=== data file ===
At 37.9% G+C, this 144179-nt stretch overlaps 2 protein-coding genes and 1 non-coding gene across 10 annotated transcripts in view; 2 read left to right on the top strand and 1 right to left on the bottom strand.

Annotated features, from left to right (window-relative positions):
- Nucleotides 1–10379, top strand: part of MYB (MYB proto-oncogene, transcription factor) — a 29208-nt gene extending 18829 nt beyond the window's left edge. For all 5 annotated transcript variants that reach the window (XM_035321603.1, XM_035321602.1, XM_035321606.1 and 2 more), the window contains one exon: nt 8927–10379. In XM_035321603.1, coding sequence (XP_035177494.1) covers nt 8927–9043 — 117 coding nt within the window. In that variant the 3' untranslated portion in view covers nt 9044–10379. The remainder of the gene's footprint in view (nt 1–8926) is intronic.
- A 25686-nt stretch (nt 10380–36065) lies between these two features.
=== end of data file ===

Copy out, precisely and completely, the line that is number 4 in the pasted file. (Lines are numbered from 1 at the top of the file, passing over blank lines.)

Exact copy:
- A 25686-nt stretch (nt 10380–36065) lies between these two features.